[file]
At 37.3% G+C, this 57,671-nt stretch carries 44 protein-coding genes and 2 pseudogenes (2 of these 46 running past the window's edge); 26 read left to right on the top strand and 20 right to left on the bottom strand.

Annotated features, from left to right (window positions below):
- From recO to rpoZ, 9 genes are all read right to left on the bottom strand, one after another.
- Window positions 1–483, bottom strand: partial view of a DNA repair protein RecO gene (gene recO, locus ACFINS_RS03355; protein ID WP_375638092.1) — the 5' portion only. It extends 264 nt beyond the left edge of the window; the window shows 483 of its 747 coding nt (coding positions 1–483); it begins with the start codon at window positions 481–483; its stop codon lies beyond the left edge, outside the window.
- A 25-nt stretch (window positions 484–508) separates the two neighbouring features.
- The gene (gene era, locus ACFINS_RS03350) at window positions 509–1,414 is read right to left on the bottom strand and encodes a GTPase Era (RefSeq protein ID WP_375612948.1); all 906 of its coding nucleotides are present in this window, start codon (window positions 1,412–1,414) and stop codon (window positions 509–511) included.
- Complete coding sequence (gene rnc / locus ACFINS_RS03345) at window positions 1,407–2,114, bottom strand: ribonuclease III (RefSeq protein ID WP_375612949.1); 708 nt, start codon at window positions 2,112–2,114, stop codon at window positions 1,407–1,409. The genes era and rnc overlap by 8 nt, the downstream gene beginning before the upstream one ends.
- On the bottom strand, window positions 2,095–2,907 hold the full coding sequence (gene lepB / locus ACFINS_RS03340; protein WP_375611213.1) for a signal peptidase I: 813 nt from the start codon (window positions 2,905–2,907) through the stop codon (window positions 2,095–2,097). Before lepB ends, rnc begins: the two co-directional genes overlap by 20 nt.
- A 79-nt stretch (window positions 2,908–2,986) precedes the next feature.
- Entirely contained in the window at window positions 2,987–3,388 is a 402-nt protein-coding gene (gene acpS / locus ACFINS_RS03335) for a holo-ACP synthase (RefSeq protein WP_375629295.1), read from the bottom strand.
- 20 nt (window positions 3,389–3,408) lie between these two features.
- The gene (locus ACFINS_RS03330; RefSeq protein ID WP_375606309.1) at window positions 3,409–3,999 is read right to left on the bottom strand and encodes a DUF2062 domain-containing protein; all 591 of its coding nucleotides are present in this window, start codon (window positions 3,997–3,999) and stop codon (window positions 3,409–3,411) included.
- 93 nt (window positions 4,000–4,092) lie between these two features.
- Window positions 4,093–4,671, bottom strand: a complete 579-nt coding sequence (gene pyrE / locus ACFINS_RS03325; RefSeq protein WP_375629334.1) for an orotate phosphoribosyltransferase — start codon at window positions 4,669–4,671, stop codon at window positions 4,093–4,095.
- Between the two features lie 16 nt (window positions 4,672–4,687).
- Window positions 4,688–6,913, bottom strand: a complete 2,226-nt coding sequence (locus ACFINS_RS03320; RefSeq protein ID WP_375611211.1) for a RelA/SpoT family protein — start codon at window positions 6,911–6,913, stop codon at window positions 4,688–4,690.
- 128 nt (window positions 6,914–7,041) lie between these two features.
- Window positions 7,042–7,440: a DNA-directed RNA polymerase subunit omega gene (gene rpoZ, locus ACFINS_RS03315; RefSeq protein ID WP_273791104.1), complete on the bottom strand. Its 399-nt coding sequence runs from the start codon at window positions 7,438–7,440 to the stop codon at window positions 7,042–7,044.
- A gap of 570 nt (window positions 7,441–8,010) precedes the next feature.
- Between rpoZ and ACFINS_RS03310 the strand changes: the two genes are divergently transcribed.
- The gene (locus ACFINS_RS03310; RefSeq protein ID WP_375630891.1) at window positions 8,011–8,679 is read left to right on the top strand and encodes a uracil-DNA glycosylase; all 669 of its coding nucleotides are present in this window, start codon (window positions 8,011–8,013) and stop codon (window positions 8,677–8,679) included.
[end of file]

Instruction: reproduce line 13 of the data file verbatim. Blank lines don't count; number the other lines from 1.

- 93 nt (window positions 4,000–4,092) lie between these two features.